The colorful, engrossing story of Helle Nice—exotic dancer, race-car driver, accused Nazi collaborator—told with considerable élan by biographer Seymour (Mary Shelley, 2001, etc.).
Daughter of a French provincial postmaster, Nice (1900–84) gained a certain notoriety as a nude dancer in Paris during the period after WWI (“nakedness, at the upper end of the market which they aimed to please, was softly lit and always in the best of taste”). But once she passed her driving test, it was cars she communed with. When a ski injury ended her career as a dancer, she was more than happy to take up life behind the wheel, with the support of her innumerable lovers. Seymour depicts a dangerous life: Nice arrived at her first Grand Prix after “a mixture of morphine, champagne, and sex had left her wanting to crawl into a coal hole.” She won anyway. Generally considered one of the two finest female racing drivers in Europe between the wars, Nice had to prove her worth time and again, on terrifying dirt tracks that claimed life after life and on claustrophobic speed bowls. She was one of the very few women who dared to race against men. Seymour adeptly paints Nice’s decline and fall. In 1936, she suffered a horrible accident in Brazil; a photo shows her cartwheeling from her auto in the midst of a high-speed crash. Later that same year, she was investigated for smuggling cars. Then, most damning, in 1949 Nice was publicly denounced by a fellow driver as a former Gestapo agent. Seymour thinks not: “ . . . her collaboration, if she was guilty of it, might only have taken the pragmatic form of being on good terms with the occupiers. She liked enjoying herself.” The accuser withdrew his allegation, but Nice’s career was over; she died penniless and forgotten.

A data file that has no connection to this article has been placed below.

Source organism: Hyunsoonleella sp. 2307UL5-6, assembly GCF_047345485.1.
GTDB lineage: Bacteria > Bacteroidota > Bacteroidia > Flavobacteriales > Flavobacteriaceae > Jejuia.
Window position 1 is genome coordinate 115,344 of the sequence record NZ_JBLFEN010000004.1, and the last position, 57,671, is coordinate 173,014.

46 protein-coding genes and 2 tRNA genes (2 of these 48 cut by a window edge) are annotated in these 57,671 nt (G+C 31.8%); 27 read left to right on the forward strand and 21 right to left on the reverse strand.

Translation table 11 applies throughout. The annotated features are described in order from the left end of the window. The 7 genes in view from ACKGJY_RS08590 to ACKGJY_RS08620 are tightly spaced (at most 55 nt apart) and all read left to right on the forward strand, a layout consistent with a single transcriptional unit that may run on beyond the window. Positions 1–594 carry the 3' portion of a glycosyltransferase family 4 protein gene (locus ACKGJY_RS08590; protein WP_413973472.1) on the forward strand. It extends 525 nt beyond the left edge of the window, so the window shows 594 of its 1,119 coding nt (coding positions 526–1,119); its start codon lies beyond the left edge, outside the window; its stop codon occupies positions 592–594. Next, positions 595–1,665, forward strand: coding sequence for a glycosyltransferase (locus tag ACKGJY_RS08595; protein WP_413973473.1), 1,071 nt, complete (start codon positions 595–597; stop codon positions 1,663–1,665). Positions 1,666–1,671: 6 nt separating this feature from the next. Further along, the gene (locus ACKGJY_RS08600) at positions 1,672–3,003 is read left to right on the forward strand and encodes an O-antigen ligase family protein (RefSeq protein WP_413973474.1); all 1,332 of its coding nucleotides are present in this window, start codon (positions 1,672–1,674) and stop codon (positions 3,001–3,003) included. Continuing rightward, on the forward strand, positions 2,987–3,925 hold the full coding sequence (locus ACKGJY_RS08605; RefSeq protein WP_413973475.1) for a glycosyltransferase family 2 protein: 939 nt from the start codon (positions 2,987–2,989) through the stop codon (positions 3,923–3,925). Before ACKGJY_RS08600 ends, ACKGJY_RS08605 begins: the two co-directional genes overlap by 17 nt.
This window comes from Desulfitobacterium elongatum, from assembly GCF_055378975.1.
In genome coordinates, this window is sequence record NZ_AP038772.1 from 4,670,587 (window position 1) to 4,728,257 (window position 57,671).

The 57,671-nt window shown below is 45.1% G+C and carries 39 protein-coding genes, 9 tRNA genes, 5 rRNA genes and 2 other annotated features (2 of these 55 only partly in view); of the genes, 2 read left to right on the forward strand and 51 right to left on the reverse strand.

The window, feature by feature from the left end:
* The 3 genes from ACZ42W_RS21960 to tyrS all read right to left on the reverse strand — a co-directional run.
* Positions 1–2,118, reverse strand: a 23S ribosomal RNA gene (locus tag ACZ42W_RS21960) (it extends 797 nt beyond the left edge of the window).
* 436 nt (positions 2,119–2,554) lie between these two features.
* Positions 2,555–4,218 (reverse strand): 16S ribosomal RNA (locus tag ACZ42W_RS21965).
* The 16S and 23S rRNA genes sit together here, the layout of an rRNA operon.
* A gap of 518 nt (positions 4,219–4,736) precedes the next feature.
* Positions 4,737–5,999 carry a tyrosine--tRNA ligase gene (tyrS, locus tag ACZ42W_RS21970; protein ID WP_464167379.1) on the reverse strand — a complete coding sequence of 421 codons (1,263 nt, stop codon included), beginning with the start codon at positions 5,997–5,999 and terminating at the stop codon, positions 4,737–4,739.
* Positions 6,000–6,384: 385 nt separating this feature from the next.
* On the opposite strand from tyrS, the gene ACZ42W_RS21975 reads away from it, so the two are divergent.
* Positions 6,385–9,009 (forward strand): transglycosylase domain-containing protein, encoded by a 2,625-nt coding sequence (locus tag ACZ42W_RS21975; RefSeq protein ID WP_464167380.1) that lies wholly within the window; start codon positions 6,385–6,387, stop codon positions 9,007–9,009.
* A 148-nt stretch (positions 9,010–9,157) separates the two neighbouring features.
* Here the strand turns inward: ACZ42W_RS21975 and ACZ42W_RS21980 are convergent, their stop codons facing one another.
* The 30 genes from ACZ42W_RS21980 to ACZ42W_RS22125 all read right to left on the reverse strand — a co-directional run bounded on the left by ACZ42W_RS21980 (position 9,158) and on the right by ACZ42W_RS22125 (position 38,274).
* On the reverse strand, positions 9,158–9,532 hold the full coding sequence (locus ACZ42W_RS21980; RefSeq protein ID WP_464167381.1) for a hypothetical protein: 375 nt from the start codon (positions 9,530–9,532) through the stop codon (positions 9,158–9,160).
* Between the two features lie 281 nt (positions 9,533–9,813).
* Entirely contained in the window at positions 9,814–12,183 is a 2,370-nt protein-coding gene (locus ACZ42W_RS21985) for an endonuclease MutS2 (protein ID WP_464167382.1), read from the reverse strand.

A stunning portrait, intriguing with unanswerable questions. (Photos throughout)